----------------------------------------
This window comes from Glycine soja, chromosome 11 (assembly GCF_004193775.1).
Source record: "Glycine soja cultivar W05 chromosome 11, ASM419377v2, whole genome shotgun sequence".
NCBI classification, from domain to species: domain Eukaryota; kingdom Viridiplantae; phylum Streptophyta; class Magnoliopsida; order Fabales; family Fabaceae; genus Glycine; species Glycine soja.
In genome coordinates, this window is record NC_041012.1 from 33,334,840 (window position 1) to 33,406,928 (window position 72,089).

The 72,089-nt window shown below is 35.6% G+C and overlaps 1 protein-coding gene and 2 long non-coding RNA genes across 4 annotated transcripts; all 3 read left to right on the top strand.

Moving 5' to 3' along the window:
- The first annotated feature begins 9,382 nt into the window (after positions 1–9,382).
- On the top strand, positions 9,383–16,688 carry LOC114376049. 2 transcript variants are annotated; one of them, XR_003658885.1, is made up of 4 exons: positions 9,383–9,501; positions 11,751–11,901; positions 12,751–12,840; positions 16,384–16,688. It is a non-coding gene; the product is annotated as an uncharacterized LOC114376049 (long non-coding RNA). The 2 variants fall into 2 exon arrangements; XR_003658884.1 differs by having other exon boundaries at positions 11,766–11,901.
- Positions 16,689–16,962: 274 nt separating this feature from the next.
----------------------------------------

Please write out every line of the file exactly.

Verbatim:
This window comes from Glycine soja, chromosome 11 (assembly GCF_004193775.1).
Source record: "Glycine soja cultivar W05 chromosome 11, ASM419377v2, whole genome shotgun sequence".
NCBI classification, from domain to species: domain Eukaryota; kingdom Viridiplantae; phylum Streptophyta; class Magnoliopsida; order Fabales; family Fabaceae; genus Glycine; species Glycine soja.
In genome coordinates, this window is record NC_041012.1 from 33,334,840 (window position 1) to 33,406,928 (window position 72,089).

The 72,089-nt window shown below is 35.6% G+C and overlaps 1 protein-coding gene and 2 long non-coding RNA genes across 4 annotated transcripts; all 3 read left to right on the top strand.

Moving 5' to 3' along the window:
- The first annotated feature begins 9,382 nt into the window (after positions 1–9,382).
- On the top strand, positions 9,383–16,688 carry LOC114376049. 2 transcript variants are annotated; one of them, XR_003658885.1, is made up of 4 exons: positions 9,383–9,501; positions 11,751–11,901; positions 12,751–12,840; positions 16,384–16,688. It is a non-coding gene; the product is annotated as an uncharacterized LOC114376049 (long non-coding RNA). The 2 variants fall into 2 exon arrangements; XR_003658884.1 differs by having other exon boundaries at positions 11,766–11,901.
- Positions 16,689–16,962: 274 nt separating this feature from the next.